Director Alejandro González Iñárritu has well and truly established a signature aesthetic in his work. The stark, listless and gritty landscapes of such accolade accumulating works as '21 Grams' and 'Babel' are again resurrected in his latest work, 'Biutiful', which was nominated for the 2011 Best Foreign Language Film at this year's Academy Awards.
'Biutiful' opens in limited release across Australia on March 24.
From one frame to the next the film is smothered in a residue of grime; painting Spain as a dystopian wonderland shrouded in a haze of depression and festering décor. However, the visuals are only the beginning. As in Iñárritu's other films, the plot itself is as depressing as the scenery; a cesspool of bent businessmen, broken dreams, irreparable relationships and hypocrisy.
The film follows the plight of Uxbal (Javier Bardem), a struggling father of two who works as a go between contractor for illegal immigrants and the people smugglers who possess them. However, work is the least of Uxbal's problems. He's been urinating blood for a while now and has not long in this world.
Meanwhile, his unstable bipolar ex wife Marambra (Maricel Álvarez) is off her medication and wants back into the family. In short, Uxbal has a lot of loose ends to tie off before he dies, the reality of which he is keen to deny despite his dogged efforts to provide for his family. His denial is somewhat ironic given his ability to communicate with the recently departed, a delightfully forthright metaphor woven throughout the film.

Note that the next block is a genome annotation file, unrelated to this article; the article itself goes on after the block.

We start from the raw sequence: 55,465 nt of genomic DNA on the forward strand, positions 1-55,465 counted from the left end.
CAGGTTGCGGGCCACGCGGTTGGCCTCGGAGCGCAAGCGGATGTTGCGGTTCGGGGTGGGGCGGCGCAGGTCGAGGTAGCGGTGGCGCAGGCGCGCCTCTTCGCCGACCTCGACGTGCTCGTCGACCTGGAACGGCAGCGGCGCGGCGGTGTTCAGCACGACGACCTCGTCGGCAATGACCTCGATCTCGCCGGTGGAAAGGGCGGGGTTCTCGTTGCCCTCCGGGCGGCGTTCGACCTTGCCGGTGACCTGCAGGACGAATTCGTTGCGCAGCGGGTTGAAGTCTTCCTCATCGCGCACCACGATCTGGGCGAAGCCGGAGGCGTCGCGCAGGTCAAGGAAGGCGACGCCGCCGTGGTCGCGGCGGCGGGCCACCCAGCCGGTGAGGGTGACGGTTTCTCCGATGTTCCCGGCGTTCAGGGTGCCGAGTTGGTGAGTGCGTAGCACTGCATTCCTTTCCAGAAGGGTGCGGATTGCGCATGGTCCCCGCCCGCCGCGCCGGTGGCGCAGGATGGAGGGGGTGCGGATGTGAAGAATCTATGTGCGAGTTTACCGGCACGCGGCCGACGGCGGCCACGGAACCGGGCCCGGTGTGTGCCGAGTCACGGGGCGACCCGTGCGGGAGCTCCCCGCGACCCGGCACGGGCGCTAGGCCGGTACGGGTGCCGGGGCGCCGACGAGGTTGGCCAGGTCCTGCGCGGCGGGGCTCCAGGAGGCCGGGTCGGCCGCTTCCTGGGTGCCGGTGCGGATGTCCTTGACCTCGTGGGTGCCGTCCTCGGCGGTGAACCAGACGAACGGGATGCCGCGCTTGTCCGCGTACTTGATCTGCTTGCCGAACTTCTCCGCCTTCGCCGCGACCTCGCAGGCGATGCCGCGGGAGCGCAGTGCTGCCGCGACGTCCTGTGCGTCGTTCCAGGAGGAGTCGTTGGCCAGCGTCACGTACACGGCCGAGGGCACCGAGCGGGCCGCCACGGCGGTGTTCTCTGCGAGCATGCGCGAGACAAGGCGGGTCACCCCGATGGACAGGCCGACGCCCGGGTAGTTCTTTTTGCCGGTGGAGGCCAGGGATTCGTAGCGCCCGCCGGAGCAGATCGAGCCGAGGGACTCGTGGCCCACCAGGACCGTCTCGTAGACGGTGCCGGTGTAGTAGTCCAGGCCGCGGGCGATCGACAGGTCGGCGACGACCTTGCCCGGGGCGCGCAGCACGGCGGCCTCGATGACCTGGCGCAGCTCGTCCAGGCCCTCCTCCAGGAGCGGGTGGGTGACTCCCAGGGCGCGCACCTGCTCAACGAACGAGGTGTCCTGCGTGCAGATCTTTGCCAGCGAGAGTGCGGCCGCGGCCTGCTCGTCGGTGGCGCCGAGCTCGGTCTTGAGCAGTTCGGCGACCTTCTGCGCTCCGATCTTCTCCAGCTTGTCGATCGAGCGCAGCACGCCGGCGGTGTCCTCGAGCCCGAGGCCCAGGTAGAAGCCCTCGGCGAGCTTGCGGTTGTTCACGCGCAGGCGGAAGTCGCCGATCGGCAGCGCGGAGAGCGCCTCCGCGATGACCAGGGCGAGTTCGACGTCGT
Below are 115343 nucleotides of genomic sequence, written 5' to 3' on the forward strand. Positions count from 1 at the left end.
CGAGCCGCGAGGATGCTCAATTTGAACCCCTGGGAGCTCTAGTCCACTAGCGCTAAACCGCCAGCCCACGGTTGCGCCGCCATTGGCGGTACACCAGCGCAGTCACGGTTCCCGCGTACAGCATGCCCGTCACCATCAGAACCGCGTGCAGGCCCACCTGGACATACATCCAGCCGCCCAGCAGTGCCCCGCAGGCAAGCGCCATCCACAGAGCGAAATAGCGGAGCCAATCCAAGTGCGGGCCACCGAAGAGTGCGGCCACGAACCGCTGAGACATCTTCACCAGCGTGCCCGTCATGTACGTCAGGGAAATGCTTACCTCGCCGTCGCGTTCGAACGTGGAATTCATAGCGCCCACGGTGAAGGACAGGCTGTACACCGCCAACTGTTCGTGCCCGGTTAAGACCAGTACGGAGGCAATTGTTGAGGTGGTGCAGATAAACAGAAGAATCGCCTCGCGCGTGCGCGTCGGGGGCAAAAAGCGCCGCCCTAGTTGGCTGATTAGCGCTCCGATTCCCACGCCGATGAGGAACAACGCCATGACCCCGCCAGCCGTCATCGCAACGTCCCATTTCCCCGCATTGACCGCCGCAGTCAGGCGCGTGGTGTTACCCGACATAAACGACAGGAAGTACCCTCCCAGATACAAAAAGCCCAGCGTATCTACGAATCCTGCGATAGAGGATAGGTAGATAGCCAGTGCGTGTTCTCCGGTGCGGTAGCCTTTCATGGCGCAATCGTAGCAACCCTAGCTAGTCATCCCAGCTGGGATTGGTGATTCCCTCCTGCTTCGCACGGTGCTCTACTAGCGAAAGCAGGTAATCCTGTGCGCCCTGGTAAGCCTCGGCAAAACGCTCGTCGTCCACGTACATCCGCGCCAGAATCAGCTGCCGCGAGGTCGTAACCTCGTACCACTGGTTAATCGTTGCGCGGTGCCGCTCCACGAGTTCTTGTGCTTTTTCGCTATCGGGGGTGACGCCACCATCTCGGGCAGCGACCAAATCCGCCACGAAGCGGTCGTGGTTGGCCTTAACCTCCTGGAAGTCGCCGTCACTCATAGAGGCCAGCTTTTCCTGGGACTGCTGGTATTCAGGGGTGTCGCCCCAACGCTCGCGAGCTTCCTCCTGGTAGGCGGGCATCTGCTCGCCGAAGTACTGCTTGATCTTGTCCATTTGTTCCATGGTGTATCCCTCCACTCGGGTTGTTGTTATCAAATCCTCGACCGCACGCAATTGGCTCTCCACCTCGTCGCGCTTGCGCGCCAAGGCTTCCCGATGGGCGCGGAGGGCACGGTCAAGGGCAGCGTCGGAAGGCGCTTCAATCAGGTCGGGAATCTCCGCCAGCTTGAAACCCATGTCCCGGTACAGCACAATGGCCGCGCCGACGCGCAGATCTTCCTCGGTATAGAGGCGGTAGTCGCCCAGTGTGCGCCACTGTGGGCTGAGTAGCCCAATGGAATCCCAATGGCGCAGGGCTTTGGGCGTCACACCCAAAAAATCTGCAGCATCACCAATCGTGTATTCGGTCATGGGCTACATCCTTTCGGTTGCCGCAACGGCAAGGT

Biutiful' is as much an examination of the relationship people form with life and death, as it is a statement about the severe reality of life in the underbelly of an international hub. The latter premise is sweated over the audience to the point where it's almost stifling; everyone's a victim of life's cruel jesting as much as they are manipulative and predatory.
Uxbal himself is a fundamentally kind and moral figure, painted as a mere well intentioned realist who tries his best for the people in his care while taking his cut. The acting itself is solid and largely understated, with Bardem's mournful face propelling his Oscar nominated performance, which was among the most engrossing elements of the film. However, the film itself has a tendency to meander about; it's a little too real in its grittiness and a little too poetic.